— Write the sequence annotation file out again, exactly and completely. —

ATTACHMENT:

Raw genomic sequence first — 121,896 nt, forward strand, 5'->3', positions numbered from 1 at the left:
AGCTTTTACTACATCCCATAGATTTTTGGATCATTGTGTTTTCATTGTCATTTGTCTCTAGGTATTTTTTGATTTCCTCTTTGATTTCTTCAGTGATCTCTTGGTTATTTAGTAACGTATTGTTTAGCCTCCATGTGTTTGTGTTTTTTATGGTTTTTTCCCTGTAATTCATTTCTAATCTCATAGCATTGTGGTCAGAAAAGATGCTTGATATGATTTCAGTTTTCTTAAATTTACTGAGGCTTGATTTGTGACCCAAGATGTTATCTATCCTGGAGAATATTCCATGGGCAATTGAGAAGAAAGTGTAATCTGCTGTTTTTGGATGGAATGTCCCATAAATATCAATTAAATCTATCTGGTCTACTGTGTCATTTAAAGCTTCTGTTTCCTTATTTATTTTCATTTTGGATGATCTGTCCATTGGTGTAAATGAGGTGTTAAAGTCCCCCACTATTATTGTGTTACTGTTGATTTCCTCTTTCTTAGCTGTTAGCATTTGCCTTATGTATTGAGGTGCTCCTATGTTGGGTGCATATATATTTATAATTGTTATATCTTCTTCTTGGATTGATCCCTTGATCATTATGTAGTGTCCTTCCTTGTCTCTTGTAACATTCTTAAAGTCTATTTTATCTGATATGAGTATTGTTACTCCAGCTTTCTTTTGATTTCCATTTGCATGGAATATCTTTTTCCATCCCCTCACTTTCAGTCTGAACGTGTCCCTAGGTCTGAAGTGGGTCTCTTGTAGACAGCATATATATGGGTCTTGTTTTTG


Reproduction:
Raw genomic sequence first — 121,896 nt, forward strand, 5'->3', positions numbered from 1 at the left:
AGCTTTTACTACATCCCATAGATTTTTGGATCATTGTGTTTTCATTGTCATTTGTCTCTAGGTATTTTTTGATTTCCTCTTTGATTTCTTCAGTGATCTCTTGGTTATTTAGTAACGTATTGTTTAGCCTCCATGTGTTTGTGTTTTTTATGGTTTTTTCCCTGTAATTCATTTCTAATCTCATAGCATTGTGGTCAGAAAAGATGCTTGATATGATTTCAGTTTTCTTAAATTTACTGAGGCTTGATTTGTGACCCAAGATGTTATCTATCCTGGAGAATATTCCATGGGCAATTGAGAAGAAAGTGTAATCTGCTGTTTTTGGATGGAATGTCCCATAAATATCAATTAAATCTATCTGGTCTACTGTGTCATTTAAAGCTTCTGTTTCCTTATTTATTTTCATTTTGGATGATCTGTCCATTGGTGTAAATGAGGTGTTAAAGTCCCCCACTATTATTGTGTTACTGTTGATTTCCTCTTTCTTAGCTGTTAGCATTTGCCTTATGTATTGAGGTGCTCCTATGTTGGGTGCATATATATTTATAATTGTTATATCTTCTTCTTGGATTGATCCCTTGATCATTATGTAGTGTCCTTCCTTGTCTCTTGTAACATTCTTAAAGTCTATTTTATCTGATATGAGTATTGTTACTCCAGCTTTCTTTTGATTTCCATTTGCATGGAATATCTTTTTCCATCCCCTCACTTTCAGTCTGAACGTGTCCCTAGGTCTGAAGTGGGTCTCTTGTAGACAGCATATATATGGGTCTTGTTTTTG